Motherhood as an Act of Worship
Motherhood as an Act of Worship
Marie Osborne Marie Osborne
Let's be honest. When I think of worship, I don't think of diapers. I think of time in church singing songs, lifting hands, “amen-ing” and applauding through a solid worship set. I don't think of laundry.
I don't think of cooking and dishes and running errands and taking out the trash. Sweeping, mopping, scrubbing showers and toilets. Driving and driving and driving and driving, everyone and everything all over everywhere. Child-rearing, setting boundaries, disciplining a determined toddler or teen or someone in between.
That’s not worship. That’s motherhood.
But worship isn’t musical. It’s relational and sacrificial.
It’s not confined to a church building or the melody of a song. Worship is bowing down before Him and humbly admitting my weakness, recognizing His greatness, perfection, and my unending need for Him.
- Praising Him
- Obeying Him
- Trusting Him
All to bring Him honor and glory.
Just like worship, motherhood is also relational and sacrificial.
When I live by this definition of worship, I realize that motherhood might be the best way I can worship my God. Because every task, every part of it is full of this definition of worship.
Motherhood reminds me how very small I am and how very big He is. Motherhood, in all its daily ups and downs, forces me to bow down and humbly admit my weakness, recognizing His greatness, His perfection, and my unending need for Him.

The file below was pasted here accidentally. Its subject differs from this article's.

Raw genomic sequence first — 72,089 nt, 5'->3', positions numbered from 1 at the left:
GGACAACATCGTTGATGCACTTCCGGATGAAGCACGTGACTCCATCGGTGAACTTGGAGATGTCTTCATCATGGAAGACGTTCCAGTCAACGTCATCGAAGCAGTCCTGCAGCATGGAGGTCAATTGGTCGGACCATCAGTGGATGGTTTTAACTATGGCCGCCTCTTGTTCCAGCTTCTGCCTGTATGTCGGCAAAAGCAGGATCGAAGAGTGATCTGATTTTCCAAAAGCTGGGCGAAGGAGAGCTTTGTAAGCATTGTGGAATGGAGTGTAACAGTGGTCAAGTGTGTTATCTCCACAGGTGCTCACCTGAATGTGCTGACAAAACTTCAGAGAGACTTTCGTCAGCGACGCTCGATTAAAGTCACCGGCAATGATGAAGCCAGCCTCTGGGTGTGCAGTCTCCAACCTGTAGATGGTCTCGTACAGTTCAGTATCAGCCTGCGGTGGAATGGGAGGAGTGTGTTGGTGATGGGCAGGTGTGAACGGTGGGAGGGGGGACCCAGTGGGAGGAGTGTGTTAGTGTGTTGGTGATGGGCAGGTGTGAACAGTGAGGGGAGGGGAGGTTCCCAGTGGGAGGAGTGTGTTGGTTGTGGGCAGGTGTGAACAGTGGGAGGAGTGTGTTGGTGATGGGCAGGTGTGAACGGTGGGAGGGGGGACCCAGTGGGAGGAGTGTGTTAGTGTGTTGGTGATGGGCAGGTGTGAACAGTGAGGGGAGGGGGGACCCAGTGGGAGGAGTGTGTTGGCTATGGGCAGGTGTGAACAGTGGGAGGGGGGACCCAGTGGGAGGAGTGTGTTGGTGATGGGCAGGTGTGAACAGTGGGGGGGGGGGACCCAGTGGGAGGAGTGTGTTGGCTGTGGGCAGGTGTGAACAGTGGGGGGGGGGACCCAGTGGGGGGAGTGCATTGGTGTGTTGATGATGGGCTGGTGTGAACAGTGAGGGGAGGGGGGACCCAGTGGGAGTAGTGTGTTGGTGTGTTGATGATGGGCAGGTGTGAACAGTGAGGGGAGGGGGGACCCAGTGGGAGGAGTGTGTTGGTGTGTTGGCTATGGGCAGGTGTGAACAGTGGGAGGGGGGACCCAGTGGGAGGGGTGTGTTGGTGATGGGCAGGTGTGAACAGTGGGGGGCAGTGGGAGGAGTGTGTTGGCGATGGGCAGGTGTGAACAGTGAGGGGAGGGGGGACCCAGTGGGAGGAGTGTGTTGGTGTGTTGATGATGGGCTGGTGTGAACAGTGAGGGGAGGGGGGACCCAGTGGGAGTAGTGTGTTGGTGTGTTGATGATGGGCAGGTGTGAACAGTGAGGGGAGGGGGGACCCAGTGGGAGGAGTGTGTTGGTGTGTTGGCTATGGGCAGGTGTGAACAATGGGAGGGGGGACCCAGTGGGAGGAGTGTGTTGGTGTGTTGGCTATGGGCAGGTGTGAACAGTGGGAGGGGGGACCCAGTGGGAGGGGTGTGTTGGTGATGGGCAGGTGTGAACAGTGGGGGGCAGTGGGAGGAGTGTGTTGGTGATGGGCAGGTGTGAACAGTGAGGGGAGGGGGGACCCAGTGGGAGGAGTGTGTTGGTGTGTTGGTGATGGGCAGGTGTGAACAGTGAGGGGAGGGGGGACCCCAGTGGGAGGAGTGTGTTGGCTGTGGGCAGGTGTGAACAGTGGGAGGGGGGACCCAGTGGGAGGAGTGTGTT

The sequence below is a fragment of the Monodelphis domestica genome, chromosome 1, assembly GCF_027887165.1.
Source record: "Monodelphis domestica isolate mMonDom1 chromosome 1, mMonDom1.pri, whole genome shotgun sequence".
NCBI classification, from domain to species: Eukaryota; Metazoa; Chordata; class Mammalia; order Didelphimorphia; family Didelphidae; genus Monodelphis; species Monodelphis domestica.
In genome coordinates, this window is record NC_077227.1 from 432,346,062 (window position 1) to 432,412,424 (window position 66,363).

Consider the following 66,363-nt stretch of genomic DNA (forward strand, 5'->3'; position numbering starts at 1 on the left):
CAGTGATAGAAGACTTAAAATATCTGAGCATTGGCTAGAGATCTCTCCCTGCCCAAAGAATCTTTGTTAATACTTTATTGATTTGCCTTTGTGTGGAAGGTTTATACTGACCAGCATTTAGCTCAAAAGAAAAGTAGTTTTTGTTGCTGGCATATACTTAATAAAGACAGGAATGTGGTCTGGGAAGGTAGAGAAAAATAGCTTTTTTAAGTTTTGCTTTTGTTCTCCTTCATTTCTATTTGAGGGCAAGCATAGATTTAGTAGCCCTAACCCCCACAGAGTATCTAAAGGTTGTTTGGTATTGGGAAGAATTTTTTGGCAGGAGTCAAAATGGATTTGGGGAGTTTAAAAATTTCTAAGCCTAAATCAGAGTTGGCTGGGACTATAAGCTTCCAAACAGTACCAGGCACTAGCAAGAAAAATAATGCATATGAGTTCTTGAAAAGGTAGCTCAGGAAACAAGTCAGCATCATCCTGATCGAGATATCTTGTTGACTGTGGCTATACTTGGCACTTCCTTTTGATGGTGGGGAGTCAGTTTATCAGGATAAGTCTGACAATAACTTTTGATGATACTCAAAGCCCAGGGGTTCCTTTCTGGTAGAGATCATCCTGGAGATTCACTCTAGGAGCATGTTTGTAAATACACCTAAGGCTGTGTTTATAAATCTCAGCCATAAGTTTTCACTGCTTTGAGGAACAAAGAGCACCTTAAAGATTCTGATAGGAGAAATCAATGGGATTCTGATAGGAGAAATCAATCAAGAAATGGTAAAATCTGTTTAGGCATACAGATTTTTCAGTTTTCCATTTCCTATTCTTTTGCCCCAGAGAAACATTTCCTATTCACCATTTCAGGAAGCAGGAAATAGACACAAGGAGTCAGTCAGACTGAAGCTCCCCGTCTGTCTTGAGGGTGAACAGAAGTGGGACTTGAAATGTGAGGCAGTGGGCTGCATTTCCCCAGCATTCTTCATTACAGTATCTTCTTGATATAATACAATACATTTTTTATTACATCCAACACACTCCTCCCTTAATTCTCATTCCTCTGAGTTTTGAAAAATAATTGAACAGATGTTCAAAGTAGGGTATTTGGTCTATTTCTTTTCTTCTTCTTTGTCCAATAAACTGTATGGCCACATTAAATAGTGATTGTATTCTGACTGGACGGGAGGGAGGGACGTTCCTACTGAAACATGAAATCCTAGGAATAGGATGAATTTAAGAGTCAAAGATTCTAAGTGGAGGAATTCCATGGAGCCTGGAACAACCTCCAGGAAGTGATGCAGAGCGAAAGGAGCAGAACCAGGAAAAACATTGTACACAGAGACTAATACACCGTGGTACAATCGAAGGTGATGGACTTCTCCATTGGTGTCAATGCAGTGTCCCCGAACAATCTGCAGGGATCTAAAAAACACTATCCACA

Motherhood challenges me to…
- Praise Him for them.
- Obey Him in my choices.
- Trust Him with my family.
- Repent for my failings.
- And sacrifice. Oh, if there’s anything that worship and motherhood have in common, it is sacrifice.
We need to live this kind of worship in every action, not just in song on Sundays, but lay our motherhood before God. Worshipping Him in every task, every step of the journey, relationally and sacrificially worshipping Him through motherhood.
Abraham is a perfect example of a life of defined by relational and sacrificial worship.
During his travels, as the ever-faithful Abraham continually obeyed and trusted God, he stopped along the way, building altars to worship God (Genesis 12:7, Genesis 12:8, Genesis 13:4, Genesis 13:18, Genesis 22:9).
Abraham worshipped God by…
- Praising Him after receiving blessings (Genesis 12:7)
- Obeying His calling (Genesis 12:4-6)
- Trusting His promise (Genesis 13:17-18)
- Repenting after bad choices (Genesis 13:4)
- Sacrificing that which he held most dear, his son, Isaac. (Genesis 22:9)
When he was following God most closely, faithfully walking the path God had called Him to, he would set up an altar. No matter where he was or where he had just come from, to bow down and worship the God Most High.
There are two significant instances where no mention of worship or altars is present. Twice he chose to lie, call his wife his sister, in order to save himself. These were low points in a life characterized by faith and trust in God. He did not call upon God, did not seek Him in worship. Just relied on his own strength and problem-solving, and he paid the price.